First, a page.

The Occasional Journal

Love Feminisms

November 2015


Alice Tappenden, Ann Shelton

It’s easy to get disheartened about feminism. As a movement and political cause, it’s made significant advances in past decades, but despite the endorsement of popular figures like Emma Watson,1 Hilary Clinton,2 and the Canadian Prime Minister Justin Trudeau,3 when it comes to the crunch there are still plenty of people who don’t want to put their hands up and identify as feminists. Our very own Minister for Women, Louise Upston, for example, told mainstream media in 2014 that she’s never called herself a feminist, and doesn’t “ever want anyone to look at me and say ‘she’s there because she’s a female’.”4 Anonymous commenters espouse extreme views on the internet, pushing for a change of terminology from “feminism” to “egalitarianism”, lamenting that there’s no focus on men’s rights too, and arguing that feminism is “hijacking civil liberties in your country.”5 When teaching, we’ve been alarmed at the small number of female students who raise their hands when asked if they identify with the word feminist. Perhaps this is due to a perception that the main battles have already been won, that they believe feminism doesn’t affect them or has no relevance, that feminists hate men, or that the expectations of being a feminist aren’t something they could possibly live up to.

At Enjoy, we thought that surely, we weren’t part of the problem. When Wellington writer Kari Schmidt submitted her research-based essay for this edition of the Enjoy Occasional Journal, however, we were genuinely surprised at the results she uncovered. For, despite the fact that over the years Enjoy has held many exhibitions by artists who would almost certainly call themselves feminists, and who address concerns associated with wider feminist discourses, we found out that the words “feminist” or “feminism” have never been used in the press material for an exhibition held here. Could feminism, then, still be a dirty word? Or is it just not seen as a relevant way to describe these artists and their practices? This year, Enjoy is turning 15, and at this age it seems timely that we grow up a little; that we address these questions head on. What does feminism mean to our community? What does it mean to be a feminist, and a “real” or “good” one at that?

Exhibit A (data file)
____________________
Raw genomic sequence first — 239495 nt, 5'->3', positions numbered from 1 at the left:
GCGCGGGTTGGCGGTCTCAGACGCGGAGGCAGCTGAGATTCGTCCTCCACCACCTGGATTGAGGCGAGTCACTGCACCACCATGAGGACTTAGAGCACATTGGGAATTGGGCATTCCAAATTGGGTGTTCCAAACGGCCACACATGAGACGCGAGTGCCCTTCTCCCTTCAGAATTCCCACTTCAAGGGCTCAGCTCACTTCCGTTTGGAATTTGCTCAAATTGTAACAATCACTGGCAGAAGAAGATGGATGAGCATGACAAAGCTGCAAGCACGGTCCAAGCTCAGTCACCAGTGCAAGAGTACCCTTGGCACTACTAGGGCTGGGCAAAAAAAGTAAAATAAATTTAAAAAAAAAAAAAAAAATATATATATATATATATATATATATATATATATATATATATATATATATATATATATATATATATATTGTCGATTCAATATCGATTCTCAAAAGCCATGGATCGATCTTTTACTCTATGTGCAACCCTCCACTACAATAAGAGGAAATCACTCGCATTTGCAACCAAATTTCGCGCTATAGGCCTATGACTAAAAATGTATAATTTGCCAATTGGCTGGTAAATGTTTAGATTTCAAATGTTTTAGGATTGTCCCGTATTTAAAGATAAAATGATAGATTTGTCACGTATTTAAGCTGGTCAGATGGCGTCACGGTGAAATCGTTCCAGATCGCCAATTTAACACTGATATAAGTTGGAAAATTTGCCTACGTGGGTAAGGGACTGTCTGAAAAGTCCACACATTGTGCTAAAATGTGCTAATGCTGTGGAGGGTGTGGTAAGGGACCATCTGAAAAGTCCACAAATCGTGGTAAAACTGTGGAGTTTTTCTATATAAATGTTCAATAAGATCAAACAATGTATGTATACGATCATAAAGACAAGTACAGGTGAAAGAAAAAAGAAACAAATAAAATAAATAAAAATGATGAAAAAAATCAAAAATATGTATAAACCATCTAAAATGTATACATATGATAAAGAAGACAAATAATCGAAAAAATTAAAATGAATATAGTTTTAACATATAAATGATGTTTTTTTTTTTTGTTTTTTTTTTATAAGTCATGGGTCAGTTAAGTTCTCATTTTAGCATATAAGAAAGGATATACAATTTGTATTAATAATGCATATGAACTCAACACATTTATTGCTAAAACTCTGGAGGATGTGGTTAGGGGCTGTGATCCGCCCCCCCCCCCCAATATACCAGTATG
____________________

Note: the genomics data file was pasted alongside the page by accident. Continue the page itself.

In our initial callout for exhibition and journal proposals, we framed our invitation around the fact that as we see it, feminism in the mainstream media and in much public discourse is still a limited discussion. It often favours the ideology of liberal feminism and its representation of equality for women within existing hierarchical and capitalist structures, or the more sensational aspects of radical feminist dialogue surrounding the rights to display and access women’s bodies: discussions around pornography, abortion rights and domestic violence. In doing so, a westernised, pākehā middle-class version of feminism is privileged. This privileging of one “brand” of feminism over others sets up a division between feminists of different denominations, one we need to recognise. The presumption that there’s only one kind of feminism—and indeed, that the precise definition of feminism is often unclear—alienates those who identify differently, and puts off many of those students from raising their hands in class. By embracing the plural version of the term, Feminisms, we’ve made a conscious decision to acknowledge manifold positions. The resulting exhibition and participatory project series, Enjoy Feminisms, and this journal, Love Feminisms, represent examples of those positions that are alignment and those that are in conflict. We acknowledge that our offering is particular to this place, and represents only a handful of the many possible discourses and perspectives of feminisms. Those that are represented here include ecofeminism, Pacific feminism, mana wahine, intersectionality, cyberfeminism, design feminism, transfeminism, historical feminism, Middle Eastern feminism, Sri Lankan feminism, queer identity politics, menstruation in contemporary art, and the feminism of Mad Max: Fury Road. The titles we’ve chosen—Enjoy and Love—are deliberately generous in spirit, but beneath those titles are critically rich, crucial, and sometimes challenging engagements with significant issues for feminists of all persuasions.

Signing off from us, Love Feminisms is not intended to close the conversation, but instead, to start one.